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Freelance journalist Focus: Steven Rowland

Freelance journalist Steven Rowland tells us how his work leads him in to everything from travel writing to penning speeches for politicians. His work has appeared in the national press and magazines including Square Mile, Front, and Overseas Living and he’s setting his sights on another 642 with his new blog,

About your journalism:

What do you write about?
To my shame, whatever pays. When I started freelancing around three years ago I hunted down tricky, interesting subjects and have had features published on illegal organ trading, prison conditions around the world, how a whole town in France went mad after eating ergot-tainted bread and whether or not we should all be taking cognitive enhancing drugs. Increasingly however, I’ve concentrated on fluffy travel pieces that pay well and quickly and have even had a piece in The Daily Mail – something I swore I would never do. It’s all your fault Gordon Brown. Earlier this year I spent some time in the Caribbean writing speeches for politicians which was a bit of an eye opener.

Where are we likely to see your work?
Well, if things go to plan you’re likely to see it everywhere. Out of frustration I’ve decided to pitch every UK magazine listed in the Writers’ & Artists’ Yearbook over the coming 2-3 months. There are 642 of them altogether (magazines, not months), including Trout and Salmon, The Trumpet, Black Beauty and Hair, and Aeroplane Monthly. Then I’m going to write a book about my experiences. Then I’m going to have a breakdown because no-one is willing to publish a book about my experiences. In the past I’ve written for The Guardian, The Independent, Square Mile, Front, Bizarre, Business Destinations, Overseas Living – the list goes on, but only to about another four or five titles.

What’s the most memorable work you’ve done?
A couple of years ago I had a feature in the Independent about nearly dying from an allergic reaction which was fun to both write and research (but not to experience). I’ve had one or two features in Front that I can still read and smile about, but most of my work causes me to curl up into a ball when I re-read it. I even proof my stuff squinting as I can’t bear to see quite how horrible much of it is.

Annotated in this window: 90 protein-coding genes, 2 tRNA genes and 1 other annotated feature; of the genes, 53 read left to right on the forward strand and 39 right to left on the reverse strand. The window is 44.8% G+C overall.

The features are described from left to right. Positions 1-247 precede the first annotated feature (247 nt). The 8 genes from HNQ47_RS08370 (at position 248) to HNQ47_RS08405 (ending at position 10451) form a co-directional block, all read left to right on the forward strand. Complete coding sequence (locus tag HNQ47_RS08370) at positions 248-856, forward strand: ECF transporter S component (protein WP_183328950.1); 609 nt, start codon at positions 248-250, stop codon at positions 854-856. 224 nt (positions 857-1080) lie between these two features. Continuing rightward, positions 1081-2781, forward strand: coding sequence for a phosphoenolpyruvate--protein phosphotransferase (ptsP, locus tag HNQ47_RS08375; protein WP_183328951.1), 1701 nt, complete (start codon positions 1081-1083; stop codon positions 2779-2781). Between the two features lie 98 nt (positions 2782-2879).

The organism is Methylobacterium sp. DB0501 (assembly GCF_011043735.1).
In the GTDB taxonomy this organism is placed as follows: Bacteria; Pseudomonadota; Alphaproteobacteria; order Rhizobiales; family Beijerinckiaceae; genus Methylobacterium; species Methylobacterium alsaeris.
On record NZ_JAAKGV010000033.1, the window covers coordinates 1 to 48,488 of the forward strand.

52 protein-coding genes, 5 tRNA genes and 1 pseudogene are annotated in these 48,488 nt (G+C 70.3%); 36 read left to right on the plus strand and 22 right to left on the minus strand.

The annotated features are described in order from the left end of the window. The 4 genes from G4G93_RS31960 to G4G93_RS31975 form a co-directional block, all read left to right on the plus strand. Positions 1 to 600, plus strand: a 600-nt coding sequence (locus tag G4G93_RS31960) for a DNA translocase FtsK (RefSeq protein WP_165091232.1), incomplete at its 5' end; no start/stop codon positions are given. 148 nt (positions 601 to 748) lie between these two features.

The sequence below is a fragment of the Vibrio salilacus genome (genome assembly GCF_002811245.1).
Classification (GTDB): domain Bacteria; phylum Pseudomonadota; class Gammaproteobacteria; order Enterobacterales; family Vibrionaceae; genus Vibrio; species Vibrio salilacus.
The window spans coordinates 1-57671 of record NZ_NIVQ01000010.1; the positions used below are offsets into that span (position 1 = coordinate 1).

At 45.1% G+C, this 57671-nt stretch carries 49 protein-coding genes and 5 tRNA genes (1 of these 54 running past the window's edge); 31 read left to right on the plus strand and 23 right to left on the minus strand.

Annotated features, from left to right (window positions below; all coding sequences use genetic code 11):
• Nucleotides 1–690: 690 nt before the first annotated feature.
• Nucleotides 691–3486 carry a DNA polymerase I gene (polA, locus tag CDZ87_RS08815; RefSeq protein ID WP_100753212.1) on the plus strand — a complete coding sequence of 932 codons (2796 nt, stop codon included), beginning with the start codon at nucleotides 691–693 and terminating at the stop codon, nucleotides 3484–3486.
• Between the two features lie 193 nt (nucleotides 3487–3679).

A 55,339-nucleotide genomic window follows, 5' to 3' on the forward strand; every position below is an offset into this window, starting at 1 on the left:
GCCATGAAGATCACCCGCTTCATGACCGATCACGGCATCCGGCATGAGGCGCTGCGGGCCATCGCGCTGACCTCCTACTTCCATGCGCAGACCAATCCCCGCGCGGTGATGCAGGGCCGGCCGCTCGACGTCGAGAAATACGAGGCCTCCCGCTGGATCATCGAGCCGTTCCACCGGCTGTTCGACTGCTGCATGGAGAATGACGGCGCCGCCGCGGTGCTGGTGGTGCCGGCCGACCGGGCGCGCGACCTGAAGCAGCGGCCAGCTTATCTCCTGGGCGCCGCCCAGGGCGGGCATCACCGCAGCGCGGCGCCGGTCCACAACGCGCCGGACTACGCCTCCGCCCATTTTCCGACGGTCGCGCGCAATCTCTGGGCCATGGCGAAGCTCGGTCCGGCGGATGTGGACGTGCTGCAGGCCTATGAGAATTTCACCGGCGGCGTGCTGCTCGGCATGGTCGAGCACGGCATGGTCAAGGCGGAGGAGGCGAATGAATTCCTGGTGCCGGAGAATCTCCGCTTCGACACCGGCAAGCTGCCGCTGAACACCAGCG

What interview or feature would you love the chance to do?
I’d love to have a regular column somewhere so I don’t have to go through the horror of pitching all the time. It would probably be rubbish though. I often fantasise about interviewing Benicio del Toro and becoming best friends with him. I’m 34 years old and should really grow up.

About you:

How would you pay the bills if you weren’t a journalist?
I’ve had somewhere in the region of 100 jobs, as a carpenter, door-to-door salesman, croupier, research assistant and so on, so I’d probably go back to something that I had to stop doing because I wasn’t very good at it. Not appealing.

If we gave you £1000, how would you spend it?
A lot of people say they would spend it on a nice holiday or paying off credit card bills. I’d probably plan to do that but spend it all in the pub. I’d like to buy my wife some shoes. And the world a Coke.

What books are on your bedside table, magazines in your bag, or blogs on your screen?
I’ve been battling with Robert Fisk’s The Great War for Civilisation for some time now. Bukowski always comes in handy. I’ll read Men’s Health chain smoking and drinking wine and feel good about myself. Blogs? I’ve set up and abandoned four without writing a word, though if I stumble across an interesting blog I can spend the whole day reading through the archives. I’m now running which charts the progress of my attempt to pitch every UK magazine.
[lnk| |_blank|Pitching the World]
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